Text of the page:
Sealink Eyes Stock Exchange Listing

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CBN

The much anticipated multi-million dollar Sealink project, which is expected to boost intra-African trade, will eventually list on the Nigerian Stock Exchange (NSE) to provide Nigerians opportunity to invest in the company.

 

Also, barring further delays, the shipping company is expected to launch out before the end of the year.

 

Sealink seeks to integrate the West and Central African sub region as well as the continent by trade thereby ensuring improvement in trade statistics.

 

Chairperson of the Sealink Implementation Committee, Mrs. Dabney Shall-Holma, who disclosed this, also told THISDAY, in an exclusive chat that the Ajaokuta second jetty had been ceded to the company as the base of the sealink operations.

 

She said: “Sealink will take off and the consortium partners will continue to manage it for a while, may be six months and then it will hit the capital market.

 

“I envisage that in the next three to five years, sealink will be a transcontinental project and every African will want to belong to sealink.”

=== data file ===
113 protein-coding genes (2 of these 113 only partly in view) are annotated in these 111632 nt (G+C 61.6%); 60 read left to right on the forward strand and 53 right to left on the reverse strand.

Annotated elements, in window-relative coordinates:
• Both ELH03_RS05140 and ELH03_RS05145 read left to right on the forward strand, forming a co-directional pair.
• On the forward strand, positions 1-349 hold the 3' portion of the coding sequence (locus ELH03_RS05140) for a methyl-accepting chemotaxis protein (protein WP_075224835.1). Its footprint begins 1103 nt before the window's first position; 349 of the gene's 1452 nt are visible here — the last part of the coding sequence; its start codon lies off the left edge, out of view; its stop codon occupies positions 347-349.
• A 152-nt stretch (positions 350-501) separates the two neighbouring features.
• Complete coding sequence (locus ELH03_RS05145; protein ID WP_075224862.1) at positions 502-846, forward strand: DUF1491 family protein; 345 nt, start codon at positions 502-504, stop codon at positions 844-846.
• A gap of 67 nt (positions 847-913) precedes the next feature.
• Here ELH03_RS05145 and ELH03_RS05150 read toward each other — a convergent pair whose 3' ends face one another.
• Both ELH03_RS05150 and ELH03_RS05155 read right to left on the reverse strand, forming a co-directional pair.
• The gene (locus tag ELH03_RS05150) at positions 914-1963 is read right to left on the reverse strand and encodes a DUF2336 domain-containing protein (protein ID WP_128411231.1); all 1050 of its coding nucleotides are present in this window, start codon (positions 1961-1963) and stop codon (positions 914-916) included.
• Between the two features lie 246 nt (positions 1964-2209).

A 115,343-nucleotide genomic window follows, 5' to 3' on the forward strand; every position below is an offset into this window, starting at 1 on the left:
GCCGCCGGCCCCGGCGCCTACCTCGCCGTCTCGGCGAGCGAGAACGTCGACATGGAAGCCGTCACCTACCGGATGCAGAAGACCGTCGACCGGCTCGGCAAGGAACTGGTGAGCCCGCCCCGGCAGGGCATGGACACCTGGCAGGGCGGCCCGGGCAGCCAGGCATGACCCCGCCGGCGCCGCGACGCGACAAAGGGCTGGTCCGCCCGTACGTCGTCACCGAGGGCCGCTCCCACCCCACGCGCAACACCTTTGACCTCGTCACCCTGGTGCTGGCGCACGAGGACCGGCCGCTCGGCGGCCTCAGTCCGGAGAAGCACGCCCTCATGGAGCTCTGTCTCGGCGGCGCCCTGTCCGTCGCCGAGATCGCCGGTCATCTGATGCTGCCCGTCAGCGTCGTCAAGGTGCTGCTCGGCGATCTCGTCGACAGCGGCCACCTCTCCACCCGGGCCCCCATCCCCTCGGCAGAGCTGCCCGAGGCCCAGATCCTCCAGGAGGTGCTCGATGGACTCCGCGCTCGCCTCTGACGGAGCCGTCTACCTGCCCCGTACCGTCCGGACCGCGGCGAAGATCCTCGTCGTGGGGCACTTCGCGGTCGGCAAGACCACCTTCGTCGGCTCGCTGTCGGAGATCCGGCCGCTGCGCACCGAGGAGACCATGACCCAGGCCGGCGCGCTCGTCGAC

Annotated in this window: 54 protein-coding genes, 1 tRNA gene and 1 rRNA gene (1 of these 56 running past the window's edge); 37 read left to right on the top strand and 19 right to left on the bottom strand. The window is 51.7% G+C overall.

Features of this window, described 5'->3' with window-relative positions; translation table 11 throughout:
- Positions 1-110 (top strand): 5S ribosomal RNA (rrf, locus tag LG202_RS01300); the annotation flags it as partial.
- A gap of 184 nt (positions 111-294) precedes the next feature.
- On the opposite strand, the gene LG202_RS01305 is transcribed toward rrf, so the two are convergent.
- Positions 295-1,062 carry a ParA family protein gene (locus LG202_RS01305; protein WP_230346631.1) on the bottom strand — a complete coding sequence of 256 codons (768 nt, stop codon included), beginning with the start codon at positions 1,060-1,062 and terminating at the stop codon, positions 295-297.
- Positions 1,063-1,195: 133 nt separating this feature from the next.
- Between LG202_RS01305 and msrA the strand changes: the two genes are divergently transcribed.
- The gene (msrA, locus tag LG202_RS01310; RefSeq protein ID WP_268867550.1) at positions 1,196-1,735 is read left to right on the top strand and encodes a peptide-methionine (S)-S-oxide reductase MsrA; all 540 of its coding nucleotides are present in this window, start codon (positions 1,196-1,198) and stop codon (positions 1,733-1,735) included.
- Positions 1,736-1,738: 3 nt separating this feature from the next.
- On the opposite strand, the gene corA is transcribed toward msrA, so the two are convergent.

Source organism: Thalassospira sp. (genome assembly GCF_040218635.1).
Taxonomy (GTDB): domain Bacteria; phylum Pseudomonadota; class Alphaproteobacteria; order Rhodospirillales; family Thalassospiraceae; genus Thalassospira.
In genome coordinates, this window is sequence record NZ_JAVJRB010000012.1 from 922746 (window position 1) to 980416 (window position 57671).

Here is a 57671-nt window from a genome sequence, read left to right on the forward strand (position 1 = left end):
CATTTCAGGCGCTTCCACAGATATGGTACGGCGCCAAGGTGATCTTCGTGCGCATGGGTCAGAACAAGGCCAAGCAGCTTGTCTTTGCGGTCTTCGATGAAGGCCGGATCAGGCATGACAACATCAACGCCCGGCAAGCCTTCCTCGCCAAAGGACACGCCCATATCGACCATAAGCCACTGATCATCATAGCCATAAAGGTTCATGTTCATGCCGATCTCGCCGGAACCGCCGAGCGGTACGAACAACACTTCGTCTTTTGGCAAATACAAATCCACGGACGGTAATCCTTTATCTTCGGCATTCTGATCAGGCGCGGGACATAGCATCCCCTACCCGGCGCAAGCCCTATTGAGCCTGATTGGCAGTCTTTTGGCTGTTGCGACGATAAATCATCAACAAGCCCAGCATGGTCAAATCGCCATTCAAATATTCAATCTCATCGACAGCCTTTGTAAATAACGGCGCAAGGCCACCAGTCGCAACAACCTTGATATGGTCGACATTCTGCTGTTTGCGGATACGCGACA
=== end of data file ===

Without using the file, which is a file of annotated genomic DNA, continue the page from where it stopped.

She said the initiative was conceived, promoted as well as funded by the Nigerian Export Import Bank (NEXIM) to respond to complaints and worries of shipping companies, exporters and importers whose trade was suffering on account of trans-shipment to Europe.

 

She added:” A cargo will leave Nigeria and is going to Liberia or Sierra Leone or Côte d’Ivoire or Senegal – and it would go all the way to Europe and be trans-shipped for weeks and sometimes months before the same cargo is brought back to Africa.”

 

Shall-Holma said the project was also conceived to reduce cost of shipment among African countries adding that the expenses were often three times more when allowing goods meant for destinations within the continent to be shipped to Europe and bring back again home.

 

She stressed the need for Africans to trade more with one another, lamenting that while others were trading between 40 to 50 per cent with one another, “Our trade is dismal. It’s still below 11 per cent.”

 

“We need to do something about changing the dynamics of our trade as Africans,” she stated.

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